Wednesday, April 16, 2014
By Eric Russell email@example.com
As Tropical Storm Sandy morphed into Hurricane Sandy on Wednesday, the jury was still out on how the storm would track north from the Caribbean, leaving East Coast residents waiting and watching.
Waves, brought by Hurricane Sandy, crash on a house in the Caribbean Terrace neighborhood in eastern Kingston, Jamaica, Wednesday, Oct. 24, 2012. Hurricane Sandy pounded Jamaica with heavy rain as it headed for landfall near the country's most populous city on a track that would carry it across the Caribbean island to Cuba, and a possible threat to Florida. (AP Photo/Collin Reid)
5-day forecast for Hurricane Sandy
Source: National Weather Service
TO TRACK the possible paths of Hurricane Sandy, click here.
The storm's winds intensified to more than 80 mph as it approached Jamaica, making it the season's 10th hurricane. High winds and torrential rain are expected to buffet Jamaica by Wednesday evening and will hit other islands as well, but it's still too early to tell what will happen after that.
Some weather models show a "slingshot" scenario in which the storm would merge with the jet stream off the coast of North Carolina and then rapidly track north through New England, gaining strength along the way.
Other models predict the storm will avoid the jet stream and meander east, avoiding landfall.
The models were evenly split on Wednesday, according to University of Miami researcher Brian McNoldy, writing for the Washington Post.
"It’s unclear yet which [model] will verify, if any, but the ensembles have been trending westward, with more members now showing a very powerful cyclone slamming into the mid-Atlantic and Northeast states," he wrote Wednesday.
"Given the model trends and the potential impact a storm like this would have on the U.S., it would be wise to begin basic preparations, particularly in terms of the coastal flooding risk over such a large area. Severe conditions could start affecting the mid-Atlantic states as early as Sunday."
In Maine, the storm was being watched closely this week but it was still too early to panic.
"We're not trying to get people too excited just yet. A lot of things can happen in the next week," said Eric Sinsabaugh, a meteorologist with the National Weather Service in Gray. "But it's something that has our attention."
It's unusual to talk about weather possibilities so far out, but this storm's potential has experts up and down the East Coast talking.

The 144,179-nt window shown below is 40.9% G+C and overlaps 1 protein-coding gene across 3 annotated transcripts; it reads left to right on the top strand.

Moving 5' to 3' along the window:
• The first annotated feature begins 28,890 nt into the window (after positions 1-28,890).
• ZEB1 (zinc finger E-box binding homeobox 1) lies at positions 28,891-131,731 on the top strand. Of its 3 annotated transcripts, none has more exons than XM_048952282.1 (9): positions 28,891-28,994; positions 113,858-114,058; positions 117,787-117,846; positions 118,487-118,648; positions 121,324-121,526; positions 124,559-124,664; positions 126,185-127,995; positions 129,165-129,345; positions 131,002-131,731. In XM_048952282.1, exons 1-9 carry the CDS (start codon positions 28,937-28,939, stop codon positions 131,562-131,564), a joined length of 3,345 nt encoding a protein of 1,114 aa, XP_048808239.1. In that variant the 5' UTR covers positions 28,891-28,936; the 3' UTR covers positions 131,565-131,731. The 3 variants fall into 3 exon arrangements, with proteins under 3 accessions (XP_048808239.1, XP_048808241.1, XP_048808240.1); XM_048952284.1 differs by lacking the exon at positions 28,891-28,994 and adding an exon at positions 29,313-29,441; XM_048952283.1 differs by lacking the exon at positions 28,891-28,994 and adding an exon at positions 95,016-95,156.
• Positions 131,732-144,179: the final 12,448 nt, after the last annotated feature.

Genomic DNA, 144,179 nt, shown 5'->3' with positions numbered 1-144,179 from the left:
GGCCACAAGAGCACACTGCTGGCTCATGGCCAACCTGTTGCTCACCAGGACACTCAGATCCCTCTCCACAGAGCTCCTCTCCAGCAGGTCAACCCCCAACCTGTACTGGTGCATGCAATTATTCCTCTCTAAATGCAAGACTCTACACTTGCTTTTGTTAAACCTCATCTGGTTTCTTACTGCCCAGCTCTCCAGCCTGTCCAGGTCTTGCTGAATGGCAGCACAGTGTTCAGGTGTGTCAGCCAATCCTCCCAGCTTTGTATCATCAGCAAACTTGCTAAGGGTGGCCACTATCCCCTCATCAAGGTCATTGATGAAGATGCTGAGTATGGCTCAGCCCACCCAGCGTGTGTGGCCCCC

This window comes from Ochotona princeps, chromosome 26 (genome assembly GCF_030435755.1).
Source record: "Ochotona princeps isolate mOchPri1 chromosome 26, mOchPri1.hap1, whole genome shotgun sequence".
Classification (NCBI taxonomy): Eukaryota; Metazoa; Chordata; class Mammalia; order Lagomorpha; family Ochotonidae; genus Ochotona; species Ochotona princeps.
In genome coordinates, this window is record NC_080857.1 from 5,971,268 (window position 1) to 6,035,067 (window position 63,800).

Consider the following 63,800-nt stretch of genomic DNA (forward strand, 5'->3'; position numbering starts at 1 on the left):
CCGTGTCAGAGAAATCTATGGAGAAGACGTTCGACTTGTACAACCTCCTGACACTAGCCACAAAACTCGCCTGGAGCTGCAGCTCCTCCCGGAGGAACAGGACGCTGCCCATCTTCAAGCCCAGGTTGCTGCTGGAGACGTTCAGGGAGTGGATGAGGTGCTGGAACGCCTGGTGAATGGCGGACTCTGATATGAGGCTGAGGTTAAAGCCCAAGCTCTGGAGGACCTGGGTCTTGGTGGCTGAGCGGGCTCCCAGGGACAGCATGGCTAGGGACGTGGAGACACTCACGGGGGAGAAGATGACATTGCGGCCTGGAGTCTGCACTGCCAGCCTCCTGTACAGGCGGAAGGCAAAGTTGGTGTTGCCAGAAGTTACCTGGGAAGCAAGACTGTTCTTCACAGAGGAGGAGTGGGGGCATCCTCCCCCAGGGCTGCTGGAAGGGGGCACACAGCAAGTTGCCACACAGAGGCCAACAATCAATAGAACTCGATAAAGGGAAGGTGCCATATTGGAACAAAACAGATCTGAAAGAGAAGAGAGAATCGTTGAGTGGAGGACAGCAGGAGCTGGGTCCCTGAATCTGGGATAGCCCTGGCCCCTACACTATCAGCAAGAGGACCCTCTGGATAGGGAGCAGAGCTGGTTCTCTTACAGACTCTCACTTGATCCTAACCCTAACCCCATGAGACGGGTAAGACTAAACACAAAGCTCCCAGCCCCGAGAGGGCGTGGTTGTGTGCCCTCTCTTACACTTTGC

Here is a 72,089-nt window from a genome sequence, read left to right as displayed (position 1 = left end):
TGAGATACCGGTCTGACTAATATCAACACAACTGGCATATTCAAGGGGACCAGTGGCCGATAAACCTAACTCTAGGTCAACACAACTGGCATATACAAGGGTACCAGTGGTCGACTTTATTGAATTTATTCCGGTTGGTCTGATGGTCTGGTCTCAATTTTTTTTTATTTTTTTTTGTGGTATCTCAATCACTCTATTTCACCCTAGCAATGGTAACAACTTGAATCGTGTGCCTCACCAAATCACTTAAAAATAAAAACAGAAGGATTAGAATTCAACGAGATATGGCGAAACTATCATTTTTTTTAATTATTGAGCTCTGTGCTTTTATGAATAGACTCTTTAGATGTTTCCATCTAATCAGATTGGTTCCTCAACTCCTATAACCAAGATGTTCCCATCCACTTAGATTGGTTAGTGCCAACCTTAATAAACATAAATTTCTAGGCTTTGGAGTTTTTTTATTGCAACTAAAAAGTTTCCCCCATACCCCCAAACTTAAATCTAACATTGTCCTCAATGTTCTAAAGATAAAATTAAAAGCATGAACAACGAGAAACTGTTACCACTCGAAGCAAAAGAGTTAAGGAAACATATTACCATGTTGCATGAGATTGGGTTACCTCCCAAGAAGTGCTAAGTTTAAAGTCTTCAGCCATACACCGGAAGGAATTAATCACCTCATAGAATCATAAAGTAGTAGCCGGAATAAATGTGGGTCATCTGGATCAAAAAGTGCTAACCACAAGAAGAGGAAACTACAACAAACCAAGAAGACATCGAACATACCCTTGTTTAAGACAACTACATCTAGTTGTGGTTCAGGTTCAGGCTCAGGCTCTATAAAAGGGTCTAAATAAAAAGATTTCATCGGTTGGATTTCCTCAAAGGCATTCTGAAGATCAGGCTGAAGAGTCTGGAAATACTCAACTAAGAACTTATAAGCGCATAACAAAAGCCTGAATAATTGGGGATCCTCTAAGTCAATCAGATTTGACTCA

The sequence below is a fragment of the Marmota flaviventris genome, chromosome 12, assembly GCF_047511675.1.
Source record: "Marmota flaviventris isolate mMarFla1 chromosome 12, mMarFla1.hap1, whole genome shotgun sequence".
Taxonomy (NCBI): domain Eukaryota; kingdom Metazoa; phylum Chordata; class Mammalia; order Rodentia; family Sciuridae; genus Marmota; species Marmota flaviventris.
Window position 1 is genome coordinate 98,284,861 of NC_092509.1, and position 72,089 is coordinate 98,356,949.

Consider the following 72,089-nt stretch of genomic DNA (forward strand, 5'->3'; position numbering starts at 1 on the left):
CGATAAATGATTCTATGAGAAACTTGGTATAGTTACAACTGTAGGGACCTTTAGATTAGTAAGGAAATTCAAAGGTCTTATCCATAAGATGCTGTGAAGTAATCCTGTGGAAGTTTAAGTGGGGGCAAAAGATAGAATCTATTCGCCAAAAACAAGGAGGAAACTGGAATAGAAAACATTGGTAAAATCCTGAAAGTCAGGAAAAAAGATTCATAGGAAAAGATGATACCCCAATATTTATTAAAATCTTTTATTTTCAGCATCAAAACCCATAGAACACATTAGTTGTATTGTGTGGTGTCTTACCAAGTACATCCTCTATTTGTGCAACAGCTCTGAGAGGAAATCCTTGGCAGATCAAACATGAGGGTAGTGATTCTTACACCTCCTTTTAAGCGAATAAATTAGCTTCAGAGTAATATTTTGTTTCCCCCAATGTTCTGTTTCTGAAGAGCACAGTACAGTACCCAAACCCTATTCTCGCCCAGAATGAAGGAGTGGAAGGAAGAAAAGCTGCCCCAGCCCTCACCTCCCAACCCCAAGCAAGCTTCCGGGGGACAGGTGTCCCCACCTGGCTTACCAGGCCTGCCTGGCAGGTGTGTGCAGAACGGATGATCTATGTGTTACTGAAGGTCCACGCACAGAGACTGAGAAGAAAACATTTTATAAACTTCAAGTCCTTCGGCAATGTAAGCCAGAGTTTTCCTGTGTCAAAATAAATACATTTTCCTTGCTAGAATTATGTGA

Eric Holthaus, a meteorologist for The Wall Street Journal, wrote Monday that it could be one for the record books.
"What could happen is quite complicated, and may have precedence only a handful of times across the more than 200 years of detailed historical local weather record keeping," he wrote.
Andrew Freedman of the Climate Central website also wrote Monday about the storm's possibilities.
"Think if a hurricane and nor'easter mated, possibly spawning a very rare and powerful hybrid storm, slamming into the Boston-Washington corridor early next week, with rain, inland snow, damaging winds and potential storm surge flooding."
Such October storms are rare, but when they hit they are memorable. The "perfect storm" of 1991 that crippled a Massachusetts fishing boat and killed its passengers happened in late October.
Last year, an October storm dumped two feet of snow on parts of the Northeast and set records in some Maine communities.
AccuWeather.com's Hurricane Center projected with some certainty Tuesday that Tropical Storm Sandy will bring flooding rain to Jamaica, parts of Cuba and the Bahamas by Thursday.
What happens on Friday likely will determine the storm's future.
If the storm tracks east, the Atlantic states are likely to get only cooler air and intermittent showers. If the storm shifts west, New England could be hit hardest because the storm likely would gather strength.
Staff Writer Eric Russell can be contacted at 791-6344 or at: